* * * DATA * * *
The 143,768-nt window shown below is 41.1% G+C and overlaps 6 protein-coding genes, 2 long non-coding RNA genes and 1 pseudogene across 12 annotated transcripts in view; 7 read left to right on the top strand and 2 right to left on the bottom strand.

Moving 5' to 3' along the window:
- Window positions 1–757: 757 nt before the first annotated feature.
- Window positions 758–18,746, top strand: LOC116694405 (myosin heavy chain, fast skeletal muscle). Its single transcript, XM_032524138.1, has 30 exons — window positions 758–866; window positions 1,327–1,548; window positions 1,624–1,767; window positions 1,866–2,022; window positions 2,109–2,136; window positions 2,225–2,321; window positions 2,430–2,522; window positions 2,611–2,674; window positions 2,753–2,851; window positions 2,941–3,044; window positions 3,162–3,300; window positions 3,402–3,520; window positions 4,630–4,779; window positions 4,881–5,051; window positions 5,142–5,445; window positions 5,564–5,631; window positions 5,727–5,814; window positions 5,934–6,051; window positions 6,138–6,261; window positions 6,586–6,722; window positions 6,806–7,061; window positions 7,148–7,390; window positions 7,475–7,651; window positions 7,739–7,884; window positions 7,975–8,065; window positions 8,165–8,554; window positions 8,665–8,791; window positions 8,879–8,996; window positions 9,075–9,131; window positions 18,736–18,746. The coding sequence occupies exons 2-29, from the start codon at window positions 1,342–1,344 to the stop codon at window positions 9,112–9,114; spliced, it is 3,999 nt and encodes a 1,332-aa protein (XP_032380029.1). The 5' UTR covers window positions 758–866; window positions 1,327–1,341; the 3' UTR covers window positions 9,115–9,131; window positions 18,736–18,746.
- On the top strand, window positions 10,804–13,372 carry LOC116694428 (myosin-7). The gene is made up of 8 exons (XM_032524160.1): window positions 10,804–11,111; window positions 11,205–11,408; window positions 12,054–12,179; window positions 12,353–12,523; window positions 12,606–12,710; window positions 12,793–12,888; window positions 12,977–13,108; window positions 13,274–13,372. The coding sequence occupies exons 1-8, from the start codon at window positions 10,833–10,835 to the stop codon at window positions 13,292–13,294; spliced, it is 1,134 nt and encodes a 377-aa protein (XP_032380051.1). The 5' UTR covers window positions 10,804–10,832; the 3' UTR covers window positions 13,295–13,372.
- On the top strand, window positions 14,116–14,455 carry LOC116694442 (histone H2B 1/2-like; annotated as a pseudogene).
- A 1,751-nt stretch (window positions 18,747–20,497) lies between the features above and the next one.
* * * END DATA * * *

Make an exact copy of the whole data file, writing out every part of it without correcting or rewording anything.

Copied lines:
The 143,768-nt window shown below is 41.1% G+C and overlaps 6 protein-coding genes, 2 long non-coding RNA genes and 1 pseudogene across 12 annotated transcripts in view; 7 read left to right on the top strand and 2 right to left on the bottom strand.

Moving 5' to 3' along the window:
- Window positions 1–757: 757 nt before the first annotated feature.
- Window positions 758–18,746, top strand: LOC116694405 (myosin heavy chain, fast skeletal muscle). Its single transcript, XM_032524138.1, has 30 exons — window positions 758–866; window positions 1,327–1,548; window positions 1,624–1,767; window positions 1,866–2,022; window positions 2,109–2,136; window positions 2,225–2,321; window positions 2,430–2,522; window positions 2,611–2,674; window positions 2,753–2,851; window positions 2,941–3,044; window positions 3,162–3,300; window positions 3,402–3,520; window positions 4,630–4,779; window positions 4,881–5,051; window positions 5,142–5,445; window positions 5,564–5,631; window positions 5,727–5,814; window positions 5,934–6,051; window positions 6,138–6,261; window positions 6,586–6,722; window positions 6,806–7,061; window positions 7,148–7,390; window positions 7,475–7,651; window positions 7,739–7,884; window positions 7,975–8,065; window positions 8,165–8,554; window positions 8,665–8,791; window positions 8,879–8,996; window positions 9,075–9,131; window positions 18,736–18,746. The coding sequence occupies exons 2-29, from the start codon at window positions 1,342–1,344 to the stop codon at window positions 9,112–9,114; spliced, it is 3,999 nt and encodes a 1,332-aa protein (XP_032380029.1). The 5' UTR covers window positions 758–866; window positions 1,327–1,341; the 3' UTR covers window positions 9,115–9,131; window positions 18,736–18,746.
- On the top strand, window positions 10,804–13,372 carry LOC116694428 (myosin-7). The gene is made up of 8 exons (XM_032524160.1): window positions 10,804–11,111; window positions 11,205–11,408; window positions 12,054–12,179; window positions 12,353–12,523; window positions 12,606–12,710; window positions 12,793–12,888; window positions 12,977–13,108; window positions 13,274–13,372. The coding sequence occupies exons 1-8, from the start codon at window positions 10,833–10,835 to the stop codon at window positions 13,292–13,294; spliced, it is 1,134 nt and encodes a 377-aa protein (XP_032380051.1). The 5' UTR covers window positions 10,804–10,832; the 3' UTR covers window positions 13,295–13,372.
- On the top strand, window positions 14,116–14,455 carry LOC116694442 (histone H2B 1/2-like; annotated as a pseudogene).
- A 1,751-nt stretch (window positions 18,747–20,497) lies between the features above and the next one.